We have been working on getting the car ready. Thanks to delays in moving we are going to miss the first race, however are now looking at the CMS and VIR races. It’s a drive but not that bad (6 hours to VIR).
This brought up a good point, towing. This car is not taggable, nor do we want to pay for insurance, tag fees, ad valorem, etc. Enter the need for a tow rig. I (Rick) have a 99 F250 diesel that was originally bought as a DD and Jeep towing. It is a pure work truck with a winch on the front, tommy gate on the back and endless dents in the middle. It’s even white to add to the image.
The truck runs great other than the clutch, which lets the truck creep up a hill with the pedal on the floor and actually hurts to push down. I have worked around this for 2 years with a combination of clutchless shifting and not stopping unless absolutely necessary (I swear officer the clutch made me do it). It gets driven about twice a month, and I honestly have no idea when the last oil change was. Or so it was until last month when I needed to move and it got pressed into heavy service. The trucks response was a big middle finger for not showing it any love for a year and then beating the crap out of it.
First one of the tommy gate cables snapped. I partially blame operator error, but the cable was slight frayed. A visit to my new favorite website www.amazonsupply.com (formerly SmallParts.com) hooked me up with some Stainless 7/32 cable and ferrules. A couple Craigslist searches turned up a set of manual NicoPress crimpers. Combine these with a possible hernia and we have a working liftgate again.
Next the winch solenoid stopped allowing the cable to pull in, only spool out. Right at the same time my truck got stuck with a trailer in icy mud…. It’s a 10k HF winch, contacted Harbor Freight for a replacement. After finding that the replacement costs 30% the cost of a new one you can expect to see a tutorial on solenoid rebuilding soon…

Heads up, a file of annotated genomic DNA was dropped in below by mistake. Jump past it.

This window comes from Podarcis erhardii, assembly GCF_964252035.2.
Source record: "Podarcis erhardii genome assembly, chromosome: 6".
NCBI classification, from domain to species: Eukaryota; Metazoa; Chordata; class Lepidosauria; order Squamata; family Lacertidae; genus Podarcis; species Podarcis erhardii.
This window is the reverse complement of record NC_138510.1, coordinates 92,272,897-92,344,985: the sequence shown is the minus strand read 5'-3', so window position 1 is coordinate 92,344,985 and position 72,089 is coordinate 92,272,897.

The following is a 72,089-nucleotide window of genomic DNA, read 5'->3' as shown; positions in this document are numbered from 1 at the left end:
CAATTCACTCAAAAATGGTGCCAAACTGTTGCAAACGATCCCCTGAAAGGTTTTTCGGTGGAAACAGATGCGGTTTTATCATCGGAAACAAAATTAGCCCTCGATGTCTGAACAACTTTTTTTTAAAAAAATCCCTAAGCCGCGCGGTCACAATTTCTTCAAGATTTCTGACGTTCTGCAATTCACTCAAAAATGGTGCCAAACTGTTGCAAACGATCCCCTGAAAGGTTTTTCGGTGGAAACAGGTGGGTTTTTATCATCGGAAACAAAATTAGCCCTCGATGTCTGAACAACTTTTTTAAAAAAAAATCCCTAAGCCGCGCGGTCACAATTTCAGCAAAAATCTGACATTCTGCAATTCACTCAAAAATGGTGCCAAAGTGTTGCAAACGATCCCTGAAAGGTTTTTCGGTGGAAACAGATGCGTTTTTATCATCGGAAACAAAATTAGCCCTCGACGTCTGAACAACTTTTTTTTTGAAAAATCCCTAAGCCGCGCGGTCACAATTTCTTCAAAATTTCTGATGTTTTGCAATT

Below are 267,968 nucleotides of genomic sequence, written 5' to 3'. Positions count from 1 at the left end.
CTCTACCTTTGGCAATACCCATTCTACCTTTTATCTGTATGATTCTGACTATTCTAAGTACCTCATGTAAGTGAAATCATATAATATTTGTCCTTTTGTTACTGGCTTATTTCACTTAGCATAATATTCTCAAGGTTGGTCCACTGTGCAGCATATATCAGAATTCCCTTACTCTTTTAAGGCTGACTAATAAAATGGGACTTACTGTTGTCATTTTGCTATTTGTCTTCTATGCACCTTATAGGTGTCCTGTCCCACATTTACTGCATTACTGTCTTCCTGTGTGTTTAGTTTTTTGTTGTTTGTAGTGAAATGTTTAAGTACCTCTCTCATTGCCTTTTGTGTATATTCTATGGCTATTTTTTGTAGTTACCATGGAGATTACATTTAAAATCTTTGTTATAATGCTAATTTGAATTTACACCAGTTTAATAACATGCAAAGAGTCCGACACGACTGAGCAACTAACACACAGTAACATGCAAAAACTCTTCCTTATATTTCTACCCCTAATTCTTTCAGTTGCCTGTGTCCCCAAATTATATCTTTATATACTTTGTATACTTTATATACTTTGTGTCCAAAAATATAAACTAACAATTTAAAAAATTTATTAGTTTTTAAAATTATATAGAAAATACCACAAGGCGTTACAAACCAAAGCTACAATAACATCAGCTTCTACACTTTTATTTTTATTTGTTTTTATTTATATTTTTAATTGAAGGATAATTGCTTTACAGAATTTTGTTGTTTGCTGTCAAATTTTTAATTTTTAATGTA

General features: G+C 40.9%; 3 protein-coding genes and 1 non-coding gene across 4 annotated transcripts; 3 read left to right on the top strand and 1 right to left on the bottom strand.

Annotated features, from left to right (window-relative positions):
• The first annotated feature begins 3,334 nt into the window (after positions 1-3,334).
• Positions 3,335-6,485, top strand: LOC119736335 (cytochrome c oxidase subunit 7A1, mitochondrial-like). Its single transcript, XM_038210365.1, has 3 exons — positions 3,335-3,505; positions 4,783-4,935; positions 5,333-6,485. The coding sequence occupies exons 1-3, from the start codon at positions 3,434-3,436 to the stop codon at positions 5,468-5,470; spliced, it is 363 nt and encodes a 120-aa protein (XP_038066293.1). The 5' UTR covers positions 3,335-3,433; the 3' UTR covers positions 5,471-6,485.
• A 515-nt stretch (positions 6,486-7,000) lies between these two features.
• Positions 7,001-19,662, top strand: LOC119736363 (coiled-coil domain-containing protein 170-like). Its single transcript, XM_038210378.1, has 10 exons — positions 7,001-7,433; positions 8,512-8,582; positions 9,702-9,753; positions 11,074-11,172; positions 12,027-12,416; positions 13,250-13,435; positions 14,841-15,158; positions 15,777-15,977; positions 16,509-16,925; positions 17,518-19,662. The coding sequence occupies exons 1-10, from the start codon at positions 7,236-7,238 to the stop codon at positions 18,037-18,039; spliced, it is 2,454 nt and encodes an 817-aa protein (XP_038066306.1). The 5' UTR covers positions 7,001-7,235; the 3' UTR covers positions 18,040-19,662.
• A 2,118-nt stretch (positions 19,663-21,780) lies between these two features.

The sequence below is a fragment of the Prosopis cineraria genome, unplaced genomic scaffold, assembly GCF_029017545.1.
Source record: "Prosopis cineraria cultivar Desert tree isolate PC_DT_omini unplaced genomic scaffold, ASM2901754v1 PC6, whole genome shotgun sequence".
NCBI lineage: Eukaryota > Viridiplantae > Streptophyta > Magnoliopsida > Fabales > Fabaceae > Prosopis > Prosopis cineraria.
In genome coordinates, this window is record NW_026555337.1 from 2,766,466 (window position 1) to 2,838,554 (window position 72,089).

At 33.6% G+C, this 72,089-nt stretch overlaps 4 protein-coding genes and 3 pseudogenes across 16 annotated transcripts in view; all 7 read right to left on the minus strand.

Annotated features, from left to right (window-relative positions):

Finally the truck started leaking diesel. After a week it started pouring diesel. After some flashlight work and research I discovered 2 common causes – orings or passenger side fuel line. Being paranoid and preferring the overkill route I did both. The parts were ordered from www.dieselorings.com. The fuel bowl was first, and Guzzle’s directions on the website are spot on perfect. Next was the fuel line, and that was a PITA. It runs from the left side of the fuel bowl under the turbo spider to the rear of the passenger side head where it connects to a fitting. There are 2 issues with this – first is that they used these things called “Parker fuel sleeves” that wear out after a while and are not available at most parts stores, second is a clamp under the turbo that vibrates and wears a hole in the steel line. I don’t have a good way to photograph the process but the basic method is:
- Remove Fuel Bowl – This is optional, however if this is leaking all the other fittings will soon, plus it makes everything else easier. You will need fuel sleeves for both heads, the inlet and outlet. If you buy the rebuild kit from Guzzle it has everything for about $20
- Follow the fuel line with your hand till you reach the clamp. Mine was already undone, but you may need to remove the nut from the mounting stud
- Reach behind the passenger head. The fitting will stick out at about a 45* angle toward the turbo. To remove it I would highly recommend using a short (3″) open end wrench. Even with the short wrench you will only get about a quarter turn at most. Repeat and cuss till you get it off.
- Once you have it loose it can be removed from the front. It will take some finagling to get all the bends past the turbo.
- Throw the POS on the floor and cuss the engineer that designed it.
- Install the new one
Not knowing was I was doing but having all the right tools took me about 3 hours to rebuild the fuel bowl and replace the hose. Overall I would rate it a 2/5 on difficulty and a 4/5 on PITA.
Oh, and we now have a trailer to haul the turd on.